Submitted By alexanderwarren
Words: 2180
Pages: 9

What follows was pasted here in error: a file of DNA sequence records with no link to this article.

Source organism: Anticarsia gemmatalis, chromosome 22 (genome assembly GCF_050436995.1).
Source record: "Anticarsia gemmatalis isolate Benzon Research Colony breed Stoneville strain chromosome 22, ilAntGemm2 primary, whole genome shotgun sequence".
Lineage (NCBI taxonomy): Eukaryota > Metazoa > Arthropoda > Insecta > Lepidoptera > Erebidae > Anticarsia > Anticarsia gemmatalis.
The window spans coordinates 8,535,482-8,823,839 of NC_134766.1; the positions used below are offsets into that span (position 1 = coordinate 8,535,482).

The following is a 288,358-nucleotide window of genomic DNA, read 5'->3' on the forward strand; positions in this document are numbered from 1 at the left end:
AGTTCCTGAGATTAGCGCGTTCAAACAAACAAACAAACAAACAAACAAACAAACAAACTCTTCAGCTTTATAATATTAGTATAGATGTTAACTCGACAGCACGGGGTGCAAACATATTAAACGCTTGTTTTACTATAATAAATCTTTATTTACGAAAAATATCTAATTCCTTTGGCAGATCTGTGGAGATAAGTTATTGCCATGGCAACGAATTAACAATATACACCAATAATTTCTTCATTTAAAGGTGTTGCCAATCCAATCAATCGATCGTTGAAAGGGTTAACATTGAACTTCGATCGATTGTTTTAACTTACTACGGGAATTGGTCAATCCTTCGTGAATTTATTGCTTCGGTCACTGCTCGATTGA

Same-sex marriage is an issue that has slowly gained the national spotlight since Jack Baker and Jim McConnell applied for a marriage license in 1970. Although they were denied this opportunity, their actions jumpstarted the effort to legalize same-sex marriage. Gay marriage has been a controversial and widely debated topic polarizing Americans in the recent years. Much of the debate has centered on controversy over California’s Proposition 8 and the Defense of Marriage Act of 1996. Proposition 8 was created to reverse a California Supreme Court ruling allowing same-sex marriage, and was passed into law during November 2008 with a majority vote. The fight for same-sex marriage also suffered another great setback when the Defense of Marriage Act was passed in 1996 ( The American). This act kept same-sex partners from being legally recognized in a civil union. This prevents same-sex partners from being able to receive spousal benefits granted in opposite-sex marriages. It also gave states the ability to not recognize same-sex marriages from other states (abcnews). In March, two same-sex couples appealed to the California Supreme Court to strike down Proposition 8 on a basis of the 14th Amendment (abcnews). This highly debated topic is clearly not supported by all American citizens or even supported by individual states. The gay community has taken important steps within the past decade by standing up against the national government and fighting for what they believe, that equal rights should be presented to all Americans regardless of sexual preference. In 1957 Franklin Kameny, a Harvard graduate, was fired from the Army Map Service for his sexual preference. A year later, the Civil Service Commission prevented him from ever being able to work another government job strictly on a basis of his sexual preference. Kameny was one of nearly 5,000 government employees who were fired from their jobs during the 1950’s. Kameny decided to appeal to a chairman of the Civil Service Commission. Hisappeal was taken to the United States Court of Appeals in Washington D.C. The judges upheld a previous ruling that validated the Civil Service Commission’s decision to fire Kameny. He and others like him were left with no opportunity to work for the government ever again as a result of the ruling. In January of 1961 Kameny’s case was heard at the Supreme Court. His landmark case was the first gay rights case that had ever been argued before the Supreme Court. Kameny’s argument centered on the following statement: “Our government exists to protect and assist all of its citizens, not as in the case of homosexuals, to harm, to victimize, and to destroy them.” Despite the compelling argument, the Supreme Court agreed with the previous court’s ruling had concurred with the side of the Civil Service Commission. Kameny led the first gay rights protest in front of the White House, which led to many more protests in the following years (Watson). The fight for the legalization of same-sex marriage began with protests for equal opportunity and the fight to prevent discrimination against homosexuals. The actions of Kameny started a movement, and the support for this fight has increased exponentially across the country. This fight has earned equal opportunity in the work place, a prevention of discrimination against homosexuals, and a desire to obtain all rights of spouses in an opposite-sex marriage. Without the national attention landmark court cases bring to equal-rights movements, same-sex marriage would not be a possibility currently or nation-wide in the years to come. In the court case Lawrence v. Texas, Harris County Police Officers found two men in their home having sexual relations. The two men were arrested under Texas law which prohibited physical homosexual relations. The case was taken to the Supreme Court, and it was ruled that intimate sexual conduct